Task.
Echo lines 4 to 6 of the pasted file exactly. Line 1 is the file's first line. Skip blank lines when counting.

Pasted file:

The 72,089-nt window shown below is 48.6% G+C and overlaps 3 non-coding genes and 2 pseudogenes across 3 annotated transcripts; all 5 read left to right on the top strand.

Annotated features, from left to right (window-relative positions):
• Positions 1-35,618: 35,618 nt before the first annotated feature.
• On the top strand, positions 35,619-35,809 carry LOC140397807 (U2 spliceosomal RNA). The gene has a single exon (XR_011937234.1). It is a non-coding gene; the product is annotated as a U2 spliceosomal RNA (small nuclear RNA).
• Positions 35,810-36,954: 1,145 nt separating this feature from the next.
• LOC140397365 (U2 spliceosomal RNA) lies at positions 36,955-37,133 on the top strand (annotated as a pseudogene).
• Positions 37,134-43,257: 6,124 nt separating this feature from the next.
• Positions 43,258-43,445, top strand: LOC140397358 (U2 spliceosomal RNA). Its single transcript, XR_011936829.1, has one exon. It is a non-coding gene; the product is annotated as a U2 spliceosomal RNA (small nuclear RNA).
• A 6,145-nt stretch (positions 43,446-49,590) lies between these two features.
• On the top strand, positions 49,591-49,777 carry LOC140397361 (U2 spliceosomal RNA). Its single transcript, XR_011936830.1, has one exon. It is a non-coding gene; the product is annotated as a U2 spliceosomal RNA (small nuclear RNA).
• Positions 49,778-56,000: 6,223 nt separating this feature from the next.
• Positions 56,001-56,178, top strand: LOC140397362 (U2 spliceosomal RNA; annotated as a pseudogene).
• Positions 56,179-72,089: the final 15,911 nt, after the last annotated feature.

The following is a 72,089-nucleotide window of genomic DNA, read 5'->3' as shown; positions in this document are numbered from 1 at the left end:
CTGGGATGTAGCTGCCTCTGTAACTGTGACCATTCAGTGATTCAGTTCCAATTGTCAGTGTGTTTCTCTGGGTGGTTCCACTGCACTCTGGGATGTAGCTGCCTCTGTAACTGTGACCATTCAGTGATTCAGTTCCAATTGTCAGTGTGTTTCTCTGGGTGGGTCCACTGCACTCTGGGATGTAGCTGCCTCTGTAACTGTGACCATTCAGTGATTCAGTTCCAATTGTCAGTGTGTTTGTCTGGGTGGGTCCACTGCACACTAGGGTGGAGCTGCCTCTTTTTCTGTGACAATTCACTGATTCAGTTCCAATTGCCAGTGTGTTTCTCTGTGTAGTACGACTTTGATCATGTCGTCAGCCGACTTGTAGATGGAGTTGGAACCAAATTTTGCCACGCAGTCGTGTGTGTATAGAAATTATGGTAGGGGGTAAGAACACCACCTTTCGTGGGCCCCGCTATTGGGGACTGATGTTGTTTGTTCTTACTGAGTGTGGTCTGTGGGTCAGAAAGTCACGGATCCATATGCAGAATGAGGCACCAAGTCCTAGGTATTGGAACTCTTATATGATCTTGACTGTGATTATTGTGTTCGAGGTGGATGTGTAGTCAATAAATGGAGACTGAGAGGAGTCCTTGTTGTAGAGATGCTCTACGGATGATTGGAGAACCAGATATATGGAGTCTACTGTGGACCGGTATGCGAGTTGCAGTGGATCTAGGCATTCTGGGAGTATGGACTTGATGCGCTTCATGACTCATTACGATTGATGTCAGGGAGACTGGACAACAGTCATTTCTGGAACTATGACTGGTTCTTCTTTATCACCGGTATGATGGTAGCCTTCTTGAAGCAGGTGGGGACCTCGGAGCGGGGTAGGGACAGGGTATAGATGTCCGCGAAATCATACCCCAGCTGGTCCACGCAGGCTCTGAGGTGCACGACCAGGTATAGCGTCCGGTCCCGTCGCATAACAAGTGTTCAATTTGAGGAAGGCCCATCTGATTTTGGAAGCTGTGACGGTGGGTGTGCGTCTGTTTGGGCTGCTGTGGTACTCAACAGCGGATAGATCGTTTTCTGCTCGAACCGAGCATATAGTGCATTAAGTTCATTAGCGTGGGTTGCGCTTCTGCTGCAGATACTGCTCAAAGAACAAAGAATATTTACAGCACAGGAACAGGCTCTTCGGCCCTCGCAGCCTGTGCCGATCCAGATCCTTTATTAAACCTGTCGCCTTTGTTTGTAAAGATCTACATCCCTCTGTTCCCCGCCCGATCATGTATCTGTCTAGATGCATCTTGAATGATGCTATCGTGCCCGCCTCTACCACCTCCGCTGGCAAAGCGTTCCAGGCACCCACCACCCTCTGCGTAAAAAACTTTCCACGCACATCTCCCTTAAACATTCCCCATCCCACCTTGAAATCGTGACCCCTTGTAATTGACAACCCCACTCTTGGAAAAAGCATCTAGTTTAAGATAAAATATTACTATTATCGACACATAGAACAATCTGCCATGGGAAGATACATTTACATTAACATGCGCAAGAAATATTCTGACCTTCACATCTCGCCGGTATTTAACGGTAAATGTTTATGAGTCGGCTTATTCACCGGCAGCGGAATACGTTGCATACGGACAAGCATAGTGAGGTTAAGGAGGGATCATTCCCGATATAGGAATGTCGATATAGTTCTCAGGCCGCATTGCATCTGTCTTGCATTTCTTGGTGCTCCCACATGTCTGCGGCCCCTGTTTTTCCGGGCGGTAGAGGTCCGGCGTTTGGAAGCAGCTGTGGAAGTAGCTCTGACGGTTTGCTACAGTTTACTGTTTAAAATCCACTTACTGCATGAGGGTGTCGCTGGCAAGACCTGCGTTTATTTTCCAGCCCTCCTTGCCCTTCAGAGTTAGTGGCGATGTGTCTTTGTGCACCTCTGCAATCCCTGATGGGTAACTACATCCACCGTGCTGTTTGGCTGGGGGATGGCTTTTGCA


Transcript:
• On the top strand, positions 35,619-35,809 carry LOC140397807 (U2 spliceosomal RNA). The gene has a single exon (XR_011937234.1). It is a non-coding gene; the product is annotated as a U2 spliceosomal RNA (small nuclear RNA).
• Positions 35,810-36,954: 1,145 nt separating this feature from the next.
• LOC140397365 (U2 spliceosomal RNA) lies at positions 36,955-37,133 on the top strand (annotated as a pseudogene).